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the Helmholtz equation $$\Delta \psi + k^2 \psi = 0$$ has a lot of fundamental applications in physics since it is a form of the wave equation $\Delta\phi - c^{-2}\partial_{tt}\phi = 0$ with an assumed harmonic time dependence $e^{\pm\mathrm{i}\omega t}$.

$k$ can be seen as some kind of potential - the equation is analogue to the stationary Schrödinger equation.

The existance of solutions is to my knowledge linked to the separability of the Laplacian $\Delta$ in certain coordinate systems. Examples are cartesian, elliptical and cylindrical ones.

For now I am interested in a toroidal geometry, $$k(\mathbf{r}) = \begin{cases} k_{to} & \mathbf{r}\in T^2 \\ k_{out} & \text{else}\end{cases}$$

where $T^2 = \left\{ (x,y,z):\, r^2 \geq \left( \sqrt{x^2 + y^2} - R\right)^2 + z^2 \right\}$

Hence the question:

Are there known solutions (in terms of eigenfunctions) of the Helmholtz equation for the given geometry?

Thank you in advance


Edit: As Hans pointed out, there might not be any solution according to a corresponding Wikipedia article. Unfortunately, there is no reference given - does anyone know where I could find the proof?

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You probably mean $R$ instead of $R^2$ (if $R$ has its usual interpretation). – Hans Lundmark Jan 14 '11 at 10:49
Anyway, for what it's worth: Wikipedia ( claims (without pointing to any specific source) that the Helmholtz equation is not separable in toroidal coordinates. – Hans Lundmark Jan 14 '11 at 10:50
@Hans: Thanks for pointing out to the error, I will correct it. And also thank you for the link. It really is a pitty that there is no reference given. Greets – Robert Filter Jan 14 '11 at 14:32
Another correction: existence of solutions is not linked to the coordinate system at all. The Laplace operator (or the Laplace-Beltrami operator) are geometric, so does not depend on the coordinates chosen. The existence of solutions however do depend on the global geometry of the manifold on which you are asking for the solution: it has to do with the spectrum of the Laplace-Beltrami operator. What you probably mean is "existence of nice, simple, closed-form expressions" of the solutions. – Willie Wong Jan 14 '11 at 17:35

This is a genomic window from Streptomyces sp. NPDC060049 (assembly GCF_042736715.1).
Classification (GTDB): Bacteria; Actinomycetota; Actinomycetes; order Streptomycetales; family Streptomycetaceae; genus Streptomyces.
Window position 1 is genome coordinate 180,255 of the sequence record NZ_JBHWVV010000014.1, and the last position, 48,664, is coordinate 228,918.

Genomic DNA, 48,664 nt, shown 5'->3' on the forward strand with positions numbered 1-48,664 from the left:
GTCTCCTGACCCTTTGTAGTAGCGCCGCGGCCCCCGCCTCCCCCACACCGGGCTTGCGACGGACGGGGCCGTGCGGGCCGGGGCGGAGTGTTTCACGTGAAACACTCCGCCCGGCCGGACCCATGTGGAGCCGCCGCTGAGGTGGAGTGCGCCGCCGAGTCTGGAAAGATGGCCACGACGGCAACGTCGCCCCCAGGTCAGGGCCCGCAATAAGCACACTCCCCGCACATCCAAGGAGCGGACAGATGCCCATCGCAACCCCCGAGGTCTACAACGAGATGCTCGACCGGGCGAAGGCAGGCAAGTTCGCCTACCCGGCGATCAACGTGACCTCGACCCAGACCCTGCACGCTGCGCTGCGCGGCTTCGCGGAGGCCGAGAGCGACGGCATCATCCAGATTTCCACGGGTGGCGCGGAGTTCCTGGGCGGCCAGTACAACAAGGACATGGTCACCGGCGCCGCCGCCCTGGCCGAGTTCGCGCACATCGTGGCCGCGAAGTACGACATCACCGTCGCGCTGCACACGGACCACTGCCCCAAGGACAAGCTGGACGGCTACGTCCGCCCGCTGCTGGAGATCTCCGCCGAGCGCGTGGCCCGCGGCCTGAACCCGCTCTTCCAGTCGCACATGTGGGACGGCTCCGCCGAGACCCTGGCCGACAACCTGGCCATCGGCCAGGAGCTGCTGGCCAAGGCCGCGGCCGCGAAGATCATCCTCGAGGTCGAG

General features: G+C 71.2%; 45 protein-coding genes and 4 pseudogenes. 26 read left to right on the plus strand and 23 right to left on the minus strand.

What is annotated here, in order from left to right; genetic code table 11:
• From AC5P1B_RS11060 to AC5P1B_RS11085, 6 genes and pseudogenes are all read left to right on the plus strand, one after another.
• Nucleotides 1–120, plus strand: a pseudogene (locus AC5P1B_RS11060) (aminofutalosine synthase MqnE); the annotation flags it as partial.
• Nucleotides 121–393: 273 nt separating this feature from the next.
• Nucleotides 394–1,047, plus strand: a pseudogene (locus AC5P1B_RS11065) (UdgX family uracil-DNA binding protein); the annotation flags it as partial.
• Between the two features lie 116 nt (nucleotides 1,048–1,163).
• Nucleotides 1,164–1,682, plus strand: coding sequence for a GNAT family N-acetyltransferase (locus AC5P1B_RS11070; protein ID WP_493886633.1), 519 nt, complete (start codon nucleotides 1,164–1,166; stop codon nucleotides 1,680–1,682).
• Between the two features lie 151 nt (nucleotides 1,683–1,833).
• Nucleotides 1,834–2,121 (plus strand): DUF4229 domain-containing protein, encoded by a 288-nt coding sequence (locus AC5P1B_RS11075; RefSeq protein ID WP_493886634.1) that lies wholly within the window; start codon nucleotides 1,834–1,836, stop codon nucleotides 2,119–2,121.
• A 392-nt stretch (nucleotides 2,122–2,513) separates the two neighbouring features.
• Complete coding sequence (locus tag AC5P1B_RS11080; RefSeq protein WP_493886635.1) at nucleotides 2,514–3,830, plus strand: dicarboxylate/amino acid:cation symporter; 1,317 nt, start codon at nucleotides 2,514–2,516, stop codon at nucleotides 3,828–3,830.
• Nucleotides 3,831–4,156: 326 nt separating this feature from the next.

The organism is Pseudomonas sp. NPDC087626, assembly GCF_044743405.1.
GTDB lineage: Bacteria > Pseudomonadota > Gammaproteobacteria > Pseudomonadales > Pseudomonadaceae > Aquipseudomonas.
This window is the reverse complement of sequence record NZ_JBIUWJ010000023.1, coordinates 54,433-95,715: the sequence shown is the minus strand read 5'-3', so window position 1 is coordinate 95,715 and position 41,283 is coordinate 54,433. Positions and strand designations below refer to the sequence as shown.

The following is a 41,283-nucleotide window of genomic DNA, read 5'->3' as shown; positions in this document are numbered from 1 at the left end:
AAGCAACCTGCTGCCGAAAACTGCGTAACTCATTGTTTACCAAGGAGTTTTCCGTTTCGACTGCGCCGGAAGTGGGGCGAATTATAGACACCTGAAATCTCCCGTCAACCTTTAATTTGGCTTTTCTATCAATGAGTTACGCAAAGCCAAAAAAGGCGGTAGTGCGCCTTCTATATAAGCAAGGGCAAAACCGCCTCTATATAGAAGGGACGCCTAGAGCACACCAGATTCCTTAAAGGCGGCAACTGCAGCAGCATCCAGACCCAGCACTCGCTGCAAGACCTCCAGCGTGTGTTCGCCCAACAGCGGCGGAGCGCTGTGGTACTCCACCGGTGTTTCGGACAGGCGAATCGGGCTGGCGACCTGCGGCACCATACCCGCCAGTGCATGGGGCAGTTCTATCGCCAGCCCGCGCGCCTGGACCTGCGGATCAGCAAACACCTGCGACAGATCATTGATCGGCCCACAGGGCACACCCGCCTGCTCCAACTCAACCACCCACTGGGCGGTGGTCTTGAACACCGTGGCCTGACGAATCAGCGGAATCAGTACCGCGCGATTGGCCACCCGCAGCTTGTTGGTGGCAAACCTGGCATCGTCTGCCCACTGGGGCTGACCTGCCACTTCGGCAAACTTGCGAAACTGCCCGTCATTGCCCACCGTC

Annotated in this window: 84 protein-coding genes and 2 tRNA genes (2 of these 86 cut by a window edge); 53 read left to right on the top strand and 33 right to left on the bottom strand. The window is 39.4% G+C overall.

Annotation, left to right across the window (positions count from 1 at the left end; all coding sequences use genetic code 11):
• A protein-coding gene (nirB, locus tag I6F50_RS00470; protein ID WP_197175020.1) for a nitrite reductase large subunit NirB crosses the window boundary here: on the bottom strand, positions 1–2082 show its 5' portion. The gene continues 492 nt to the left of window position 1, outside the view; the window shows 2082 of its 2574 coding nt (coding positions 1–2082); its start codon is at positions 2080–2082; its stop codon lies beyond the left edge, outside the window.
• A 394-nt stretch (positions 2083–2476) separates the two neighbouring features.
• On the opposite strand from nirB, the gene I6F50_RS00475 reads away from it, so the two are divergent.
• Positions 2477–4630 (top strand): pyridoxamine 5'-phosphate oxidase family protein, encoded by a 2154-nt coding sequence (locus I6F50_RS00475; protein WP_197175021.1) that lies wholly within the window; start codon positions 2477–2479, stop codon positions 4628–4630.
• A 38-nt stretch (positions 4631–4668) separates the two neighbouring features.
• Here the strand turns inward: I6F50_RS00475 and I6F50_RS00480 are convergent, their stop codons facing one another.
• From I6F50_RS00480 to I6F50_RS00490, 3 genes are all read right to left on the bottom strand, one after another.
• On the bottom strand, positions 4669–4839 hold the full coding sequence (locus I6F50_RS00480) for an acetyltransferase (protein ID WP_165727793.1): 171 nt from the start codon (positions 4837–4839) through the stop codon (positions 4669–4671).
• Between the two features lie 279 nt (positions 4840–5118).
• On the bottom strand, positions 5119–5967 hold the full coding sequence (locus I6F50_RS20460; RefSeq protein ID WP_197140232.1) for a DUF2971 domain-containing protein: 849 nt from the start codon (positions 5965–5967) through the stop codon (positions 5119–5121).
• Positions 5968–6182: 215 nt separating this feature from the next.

@Willie Wong: Thank you for the correction. Indeed, I mean it in this way. It seems to as if it is just a historic issue of applied mathematics that some "special" functions (trigonometric, Bessel etc) paved their way into standard textbooks. Nevertheless, do you know if there are implicit definitions of solutions available like the elliptic ones? If I remember correctly, the Greens function of the Helmholtz equation is normally constructed from eigenfunctions of the Laplace... Isn't an application of this procedure applicable here somehow? – Robert Filter Jan 14 '11 at 19:05
  • Normally $T^2$ means the Torus, which is a 2-manifold: $T^2 \cong [0,2\pi r]\times[0,2\pi R]$, the solution to $$ \Delta \psi + k^2\psi = 0\tag{1} $$ bears the form: for $m\in \mathbb{Z}^2$, $\psi_k = e^{ i m\cdot x}$, with $|m| = \sqrt{m_1^2 +m_2^2} = k. $ The reason behind this is that $\mathbb{T}^2 \cong \mathbb{S}^1(r)\times \mathbb{S}^1(R) $, and for (1) on $\mathbb{S}^1$ has eigenvectors $e^{imx}$ where $|m| = k$, then the Fourier expansion on product spaces use basis $\prod e^{i m_i x_i}$.

  • In your case it is actually a Toroid, according to the Field Theory Handbook the chapter about rotational system, the Helmholtz equation is not separable in toroidal geometry. Only Laplace equation is separable, please see section 6 in here.

  • By that wikipedia article about Toroidal coordinates: we make the substitution for (1) as well: $$\psi=u\sqrt{\cosh\tau-\cos\sigma},$$ then by the Laplacian in the toroidal geometry in that wiki entry: \begin{align} \Delta \psi =& \frac{\left( \cosh \tau - \cos\sigma \right)^{3}}{a^{2}\sinh \tau} \left[ \sinh \tau \frac{\partial}{\partial \sigma} \left( \frac{1}{\cosh \tau - \cos\sigma} \frac{\partial \Phi}{\partial \sigma} \right) \right. \\[8pt] & {} + \left. \frac{\partial}{\partial \tau} \left( \frac{\sinh \tau}{\cosh \tau - \cos\sigma} \frac{\partial \Phi}{\partial \tau} \right) + \frac{1}{\sinh \tau \left( \cosh \tau - \cos\sigma \right)} \frac{\partial^2 \Phi}{\partial \phi^2} \right]. \end{align} (one extra thing to mention, the wiki entry failed to mention that $a^2 = R^2-r^2$) Equation (1) can be reduced as follows: $$ \frac{\partial^2 u }{\partial \tau^2} + \frac{\cosh \tau}{\sinh\tau}\frac{\partial u }{\partial \tau} + \frac{1}{\sinh^2 \tau} \frac{\partial^2 u}{\partial \phi^2} + \frac{\partial^2 u}{\partial \sigma^2} + \left(\frac{ (R^2-r^2)k^2}{(\cosh\tau-\cos \sigma)^2} +\frac14\right)u= 0. $$ For above equation, though we separate it in three variables in toroidal coordinates, we can separate the $\phi$ variable: $$ u = K(\tau,\sigma)\Phi(\phi). $$ The equation becomes: $$ \Delta_{\tau,\sigma} K + \frac{\cosh \tau}{\sinh\tau}\frac{\partial K }{\partial \tau} + \left(\frac{ (R^2-r^2)k^2}{(\cosh\tau-\cos \sigma)^2} +\frac14 -\frac{m^2}{\sinh^2 \tau}\right) K = 0,\tag{2} $$ and $$ \Phi'' + m^2 \Phi = 0. $$ Hence $u_m = K(\tau,\sigma)e^{im\theta}$, and $K$ satisfies (2). If someone knows how to proceed using analytical method for (2), I am interested in it as well.

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Dear Shuhao, thanks for your answer, although my thanks is quite late. Thanks for your argumentation and calculation. Most valuable, though, seems to be the reference to Boyer et al., Nagoya Math. J. 60 (1976) you provided and therein, P. Morse and H. Feshbach, "Methods of Theoretical Physics", a must-have. – Robert Filter Jan 2 '14 at 12:17

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